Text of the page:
Tumor antigen immunization of sibling stem cell transplant donors in multiple myeloma

Experimental and Transplantation Immunology Branch, Center for Cancer Research, National Cancer Institute, National Institutes of Health, Bethesda, MD, USA.
Bone Marrow Transplantation (Impact Factor: 3.47). 09/2005; 36(4):315-23. DOI: 10.1038/sj.bmt.1705057
Source: PubMed

ABSTRACT The unique antigenic determinants (idiotype (Id)) of the immunoglobulin secreted by myeloma tumor can serve as a tumor-specific antigen for active immunotherapy. Our objective was to induce tumor-specific T-cell immunity in bone marrow transplant (BMT) donors to enhance antitumor effects of allografts. We vaccinated five HLA-matched sibling donors with myeloma Id proteins isolated from recipient plasma before bone marrow harvest. Recipients were administered booster Id immunizations following transplantation. Vaccination induced donor Id and carrier-specific cellular and/or humoral immune responses. Two recipients died within 30 days of BMT from transplant-related complications. Id and carrier-specific T-cell responses were detected in all three remaining patients post-, but not pre-BMT and persisted for 18 months. All three surviving patients converted from partial to complete responses following BMT. Two of the three patients remain disease-free 7 years and 8 years after BMT, and the third died of renal failure after 5.5 years while in complete remission from myeloma. Our results suggest that myeloma Id vaccination induces specific T-cell immunity in healthy donors which may be transferable by BMT, is associated with prolonged disease-free survival of recipients, and may represent a general strategy to enhance graft-versus-tumor effect in other malignancies for which defined tumor-specific antigens exist.

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    ABSTRACT: Multiple myeloma is still a fatal disease. Despite advances in high-dose chemotherapy and stem-cell transplantation and the development of novel therapeutics, relapse of the underlying disease remains the primary cause of treatment failure. Strategies for posttransplantation immunomodulation are desirable for eradication of remaining tumor cells. To this end, immunotherapy aimed at inducing myeloma-specific immunity in patients has been explored. Idiotype protein, secreted by myeloma cells, has been the primary target for immunotherapy as it is the best defined tumor-specific antigen. This chapter focuses on novel immunotherapies that are being developed to treat patients with myeloma. I will discuss potential myeloma antigens, antigen-specific T cells, and their function on myeloma tumor cells, and T-cell-based and antibody-based immunotherapies for myeloma. Furthermore, clinical studies of T-cell-based immunotherapy in the form of vaccination, allogeneic stem-cell transplantation and donor lymphocyte infusions, with or without donor vaccination using patient-derived idiotype, and future application of donor-derived or patient-derived, antigen-specific T-cell infusion in this disease are also discussed. Based on the specificity of the immune effector molecules and cells, immunotherapies with specific T cells or therapeutic antibodies may represent novel strategies for the treatment of multiple myeloma in the near future.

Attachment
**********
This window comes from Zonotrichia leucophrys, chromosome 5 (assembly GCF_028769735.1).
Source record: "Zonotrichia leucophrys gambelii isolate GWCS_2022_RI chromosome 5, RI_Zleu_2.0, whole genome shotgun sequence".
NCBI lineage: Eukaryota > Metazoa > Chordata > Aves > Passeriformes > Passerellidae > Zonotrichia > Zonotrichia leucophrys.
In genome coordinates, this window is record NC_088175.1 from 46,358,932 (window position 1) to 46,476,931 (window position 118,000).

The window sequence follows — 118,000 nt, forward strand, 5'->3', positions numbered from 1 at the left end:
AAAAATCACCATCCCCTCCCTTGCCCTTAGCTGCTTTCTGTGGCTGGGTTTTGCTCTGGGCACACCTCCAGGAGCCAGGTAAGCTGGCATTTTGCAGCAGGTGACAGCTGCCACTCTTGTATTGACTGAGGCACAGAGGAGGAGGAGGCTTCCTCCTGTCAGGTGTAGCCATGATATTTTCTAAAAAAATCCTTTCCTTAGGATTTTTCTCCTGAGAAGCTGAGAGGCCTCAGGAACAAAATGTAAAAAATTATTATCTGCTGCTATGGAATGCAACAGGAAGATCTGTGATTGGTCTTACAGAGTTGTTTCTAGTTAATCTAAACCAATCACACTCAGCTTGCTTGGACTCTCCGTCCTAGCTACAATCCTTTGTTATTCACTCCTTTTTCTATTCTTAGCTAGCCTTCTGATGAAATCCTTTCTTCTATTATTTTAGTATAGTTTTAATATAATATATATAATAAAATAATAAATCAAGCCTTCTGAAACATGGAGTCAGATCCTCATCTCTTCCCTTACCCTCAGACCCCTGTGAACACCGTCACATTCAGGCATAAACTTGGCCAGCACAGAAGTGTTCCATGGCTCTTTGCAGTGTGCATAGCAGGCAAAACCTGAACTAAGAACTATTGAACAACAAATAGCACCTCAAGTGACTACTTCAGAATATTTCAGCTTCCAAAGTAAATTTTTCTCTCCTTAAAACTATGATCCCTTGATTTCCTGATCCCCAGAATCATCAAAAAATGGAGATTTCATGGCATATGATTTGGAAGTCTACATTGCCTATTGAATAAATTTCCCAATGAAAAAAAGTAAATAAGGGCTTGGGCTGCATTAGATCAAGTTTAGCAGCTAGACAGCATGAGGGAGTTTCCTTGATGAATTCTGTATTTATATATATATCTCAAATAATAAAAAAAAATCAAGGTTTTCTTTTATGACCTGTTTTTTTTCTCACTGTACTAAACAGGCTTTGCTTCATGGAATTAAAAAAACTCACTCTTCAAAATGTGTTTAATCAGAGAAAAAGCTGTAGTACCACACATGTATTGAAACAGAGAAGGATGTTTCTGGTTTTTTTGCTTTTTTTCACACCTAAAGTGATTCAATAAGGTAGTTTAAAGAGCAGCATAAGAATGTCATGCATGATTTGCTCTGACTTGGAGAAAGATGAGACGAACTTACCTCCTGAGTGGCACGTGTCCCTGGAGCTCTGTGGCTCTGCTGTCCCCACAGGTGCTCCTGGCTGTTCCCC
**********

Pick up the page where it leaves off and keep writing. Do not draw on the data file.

The Cancer Journal 01/2009; 15(6):502-10. DOI:10.1097/PPO.0b013e3181c51f0d · 3.61 Impact Factor
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    ABSTRACT: Hematopoietic stem cell transplantation (HSCT) is a curative therapy for a variety of hematological malignancies including acute and chronic leukemia, non-Hodgkin lymphoma, and Hodgkin lymphoma [1]. In addition, better disease control and improved survival can be achieved in patients with multiple myeloma (MM), though it is presently unclear whether patients can be cured with HSCT [2]. However, relapse of the underlying malignant disease is still a significant clinical problem. After autologous HSCT, the relapse rate is as high as 60% while after allogeneic HSCT up to 30% of patients relapse [3]. If relapse occurs, the prognosis is generally poor. Thus, new and more effective treatments of relapse and/or means of preventing relapse are urgently needed. It is widely believed that much of the success of allogeneic HSCT for patients with leukemia and lymphoma is due to the graft-versus-leukemia (GVL) effect [4]. This belief is based on the observations that GVHD correlates with superior disease control [4] and that clinical responses result from maneuvers such as infusions of donor lymphocytes and withdrawing immunosuppression [5]. The target antigens recognized by the donor immune system are not well-characterized and certainly are not identified in routine clinical practice [6].
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